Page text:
Introduction — August 10, 2014
I do not know whether it’s a conscious omission or just plain ignorance but Western journalists consistently overlook one crucial fact when reporting on events in Iraq. As one they all omit to mention that the Islamic State militants (formerly known as ISIS or ISIL) were initially financed and armed with the help Western allies in the gulf states.
This is not some vague ‘conspiracy theory’ but an established fact.
There were even reports that the militants were initially trained by U.S. instructors in Jordan.
Little more than a year ago establishment news agency Reuters, hardly a nest of ‘conspiracy theorists’, was reporting that U.S. instructors were training what it termed ‘Syrian rebels’ in Jordan.
The objective then was that they assist in the overthrow of President Assad. There were even reports that they were being paid monthly salaries, courtesy of the gulf states Saudi Arabia and Qatar.
However, that campaign appears to have faltered as Assad, assisted by Russia and Iran has seen off the ‘Syrian rebels’ advances.
So the ‘Syrian rebels’ have now morphed into Islamic State militants and switched their attention to Iraq, in their campaign to establish an Islamic caliphate in what is now Syria and Iraq.
All of which means I have to keep repeating myself. Because every time Western journalists report on the activity of Islamic State militants they keep omitting to mention that the West was instrumental in its creation.
Just as it did with Al Qaeda, the West helped create this Frankenstein but our so-called’free press’ seems unable to say as much.
The closest they get to saying so is like Max Hastings, by suggesting that the West has made an error of judgement.
However, like Israel’s targeting of Palestinian schools and refugee facilities, this is no mere error but part of a deliberate policy.
Islamic State ‘Executes and Buries 500 Yazidis’
Lilian Anekwe — IBT August 10, 2014
Islamic State militants have killed 500 people – burying some women and children alive in a mass grave – the Iraqi human rights minister has claimed.
Reuters reported that the remains of hundreds of Yazidis – a Kurdish-speaking ethnic minority – were discovered in the north of Iraq where the Islamic State fighters staged a major offensive.
Iraq’s human rights minister Mohammed Shia al-Sudani has told Reuters that there is evidence that the Sunni militants had thrown the dead Yazidi dead into mass graves. But they had also buried some women and children alive.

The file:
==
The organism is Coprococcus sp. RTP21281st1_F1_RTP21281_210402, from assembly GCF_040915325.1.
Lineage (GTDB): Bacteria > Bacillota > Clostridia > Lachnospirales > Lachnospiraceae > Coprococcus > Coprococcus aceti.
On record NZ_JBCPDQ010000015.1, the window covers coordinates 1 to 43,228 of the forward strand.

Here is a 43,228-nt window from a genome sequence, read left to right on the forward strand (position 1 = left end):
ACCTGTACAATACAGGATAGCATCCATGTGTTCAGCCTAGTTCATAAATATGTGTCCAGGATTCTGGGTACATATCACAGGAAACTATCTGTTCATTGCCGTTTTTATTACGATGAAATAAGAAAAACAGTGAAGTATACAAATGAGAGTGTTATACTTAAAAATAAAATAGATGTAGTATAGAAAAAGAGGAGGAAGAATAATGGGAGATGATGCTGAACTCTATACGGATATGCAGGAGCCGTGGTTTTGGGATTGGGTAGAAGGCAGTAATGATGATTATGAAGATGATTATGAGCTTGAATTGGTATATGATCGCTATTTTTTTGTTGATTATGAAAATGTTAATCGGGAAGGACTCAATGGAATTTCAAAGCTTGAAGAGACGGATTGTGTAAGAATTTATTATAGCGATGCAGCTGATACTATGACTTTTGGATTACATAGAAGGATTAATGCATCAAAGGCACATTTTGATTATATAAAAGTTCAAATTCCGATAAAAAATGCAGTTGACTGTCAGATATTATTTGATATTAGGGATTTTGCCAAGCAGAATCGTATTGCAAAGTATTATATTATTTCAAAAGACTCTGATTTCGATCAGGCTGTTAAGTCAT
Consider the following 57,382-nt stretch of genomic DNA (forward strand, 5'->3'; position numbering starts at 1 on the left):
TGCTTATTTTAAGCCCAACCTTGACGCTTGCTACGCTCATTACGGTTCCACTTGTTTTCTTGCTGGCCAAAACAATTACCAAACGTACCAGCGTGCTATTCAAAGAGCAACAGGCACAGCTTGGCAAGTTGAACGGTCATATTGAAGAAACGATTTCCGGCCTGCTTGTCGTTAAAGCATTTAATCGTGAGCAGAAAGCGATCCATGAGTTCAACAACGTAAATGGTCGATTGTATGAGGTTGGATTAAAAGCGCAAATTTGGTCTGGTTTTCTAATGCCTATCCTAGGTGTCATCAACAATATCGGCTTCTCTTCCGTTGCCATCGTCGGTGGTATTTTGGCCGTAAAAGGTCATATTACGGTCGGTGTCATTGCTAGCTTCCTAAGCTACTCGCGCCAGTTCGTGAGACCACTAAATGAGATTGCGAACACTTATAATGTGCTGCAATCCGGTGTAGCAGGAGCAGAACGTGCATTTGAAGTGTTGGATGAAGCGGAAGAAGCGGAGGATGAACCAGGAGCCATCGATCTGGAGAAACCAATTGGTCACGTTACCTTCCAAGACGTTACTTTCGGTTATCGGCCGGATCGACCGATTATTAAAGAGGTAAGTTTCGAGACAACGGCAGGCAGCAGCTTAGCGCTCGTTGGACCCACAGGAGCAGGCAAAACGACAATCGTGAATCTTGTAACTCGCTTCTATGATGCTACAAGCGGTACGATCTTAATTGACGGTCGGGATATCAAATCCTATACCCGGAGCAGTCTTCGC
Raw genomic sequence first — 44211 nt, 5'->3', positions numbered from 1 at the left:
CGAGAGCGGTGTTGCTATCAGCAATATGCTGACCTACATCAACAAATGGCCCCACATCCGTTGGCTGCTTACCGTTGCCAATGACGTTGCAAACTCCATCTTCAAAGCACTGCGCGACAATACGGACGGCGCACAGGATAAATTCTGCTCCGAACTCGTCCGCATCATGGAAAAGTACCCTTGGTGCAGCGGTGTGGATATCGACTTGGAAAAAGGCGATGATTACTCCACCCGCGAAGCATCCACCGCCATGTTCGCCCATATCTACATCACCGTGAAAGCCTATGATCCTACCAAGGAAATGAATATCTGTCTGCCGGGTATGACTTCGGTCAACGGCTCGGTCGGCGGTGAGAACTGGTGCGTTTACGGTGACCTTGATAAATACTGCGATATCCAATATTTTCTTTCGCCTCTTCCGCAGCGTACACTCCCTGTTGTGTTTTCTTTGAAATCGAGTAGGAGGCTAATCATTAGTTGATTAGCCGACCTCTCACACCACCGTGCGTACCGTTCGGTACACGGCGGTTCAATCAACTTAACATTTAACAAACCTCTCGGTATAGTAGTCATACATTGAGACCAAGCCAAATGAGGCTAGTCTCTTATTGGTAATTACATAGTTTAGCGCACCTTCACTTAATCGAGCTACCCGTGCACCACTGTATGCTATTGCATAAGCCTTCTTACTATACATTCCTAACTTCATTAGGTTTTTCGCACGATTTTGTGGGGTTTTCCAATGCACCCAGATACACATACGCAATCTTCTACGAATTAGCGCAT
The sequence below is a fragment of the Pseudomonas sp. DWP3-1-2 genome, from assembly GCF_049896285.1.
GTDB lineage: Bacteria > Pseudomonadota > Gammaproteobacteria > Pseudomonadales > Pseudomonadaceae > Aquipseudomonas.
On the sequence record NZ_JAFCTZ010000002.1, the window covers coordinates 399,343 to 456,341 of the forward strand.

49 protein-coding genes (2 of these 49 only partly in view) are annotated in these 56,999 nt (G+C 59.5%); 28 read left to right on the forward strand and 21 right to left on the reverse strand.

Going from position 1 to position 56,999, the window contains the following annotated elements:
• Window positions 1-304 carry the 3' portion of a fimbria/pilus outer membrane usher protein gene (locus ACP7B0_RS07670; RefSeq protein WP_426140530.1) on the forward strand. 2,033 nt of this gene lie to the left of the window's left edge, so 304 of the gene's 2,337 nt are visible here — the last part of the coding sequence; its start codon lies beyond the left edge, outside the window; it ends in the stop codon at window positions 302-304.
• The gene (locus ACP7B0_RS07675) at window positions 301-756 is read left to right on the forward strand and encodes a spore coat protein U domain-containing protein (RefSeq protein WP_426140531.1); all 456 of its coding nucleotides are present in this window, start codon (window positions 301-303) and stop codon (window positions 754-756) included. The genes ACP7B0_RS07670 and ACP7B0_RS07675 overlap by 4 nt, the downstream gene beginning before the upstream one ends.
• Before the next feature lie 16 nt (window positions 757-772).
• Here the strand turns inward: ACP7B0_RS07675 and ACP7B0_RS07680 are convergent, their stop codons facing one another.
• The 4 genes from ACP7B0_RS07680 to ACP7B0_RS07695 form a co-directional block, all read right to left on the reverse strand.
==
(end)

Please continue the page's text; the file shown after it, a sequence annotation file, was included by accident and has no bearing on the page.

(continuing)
“We have striking evidence obtained from Yazidis fleeing Sinjar and some who escaped death, and also crime scene images that show indisputably that the gangs of the Islamic States have executed at least 500 Yazidis after seizing Sinjar,” Sudani said. “Some of the victims, including women and children were buried alive in scattered mass graves in and around Sinjar.”
He added that about 300 women have also been forced into slavery by the Islamic State forces.
The latest reports come after Islamic State militants threatened to execute 300 Yazidi families in northern Iraq. Yazidi sources claimed Islamic State threatened to slaughter them unless they convert to Islam.
There are now daily reports of kidnappings, bombings and execution-style killings in many cities, towns and villages, linked to the Islamic State’s advance.
Advance of the Islamic State
The Islamic State, which sees Shi’ite Muslims – who form a minority in Iraq – as infidels who deserve to be killed, has met little resistance. US-trained Iraqi soldiers have been fleeing as the Islamic State’s Arab and foreign fighters sweep through northern Iraq, leading to Kurdish and Shi’ite militias to step in, with limited success.
The Sunni militants routed Kurds in their latest advance, seizing the militia’s tanks, artillery and weapons.
After hammering Kurdish forces last week, the militants are just 30 minutes’ drive from Arbil, the Iraqi Kurdish capital, which until now has been spared the sectarian bloodshed that has scarred other parts of Iraq for a decade.
The possibility of an attack on Arbil has prompted foreigners working for oil companies to leave the city and Kurds to stock up on AK-47 assault rifles at the arms bazaar.
In their latest sweep through the north, the Sunni insurgents routed Kurdish forces and seized a fifth oil field, several more villages and Mosul Dam – which could give them the ability to flood cities or cut off water and power supplies.
President Obama has criticized Iraqi Prime Minister Nuri al-Maliki’s Shi’ite-led government for failing to empower Iraq’s Sunnis and encouraging Islamic State’s rise.
France’s government has also joined calls for Iraq’s feuding leaders to form an inclusive government capable of countering the militants. “Iraq is in need of a broad unity government, and all Iraqis should feel that they are represented in this government,” Foreign Minister Laurent Fabius said.
President Barack Obama said on Saturday that U.S. air strikes had destroyed arms that the Islamic State, which has captured swaths of northern Iraq since June, could have used against the Iraqi Kurds, but he warned that there was no quick fix for the crisis that threatens to tear Iraq apart.
Pope Francis has also spoken against the violence in Iraq, urging the international community to find a political solution “to stop these crimes.” He is also sending Cardinal Fernando Filoni, the Vatican’s ambassador in Baghdad during the Iraqi war, to Iraq on Monday.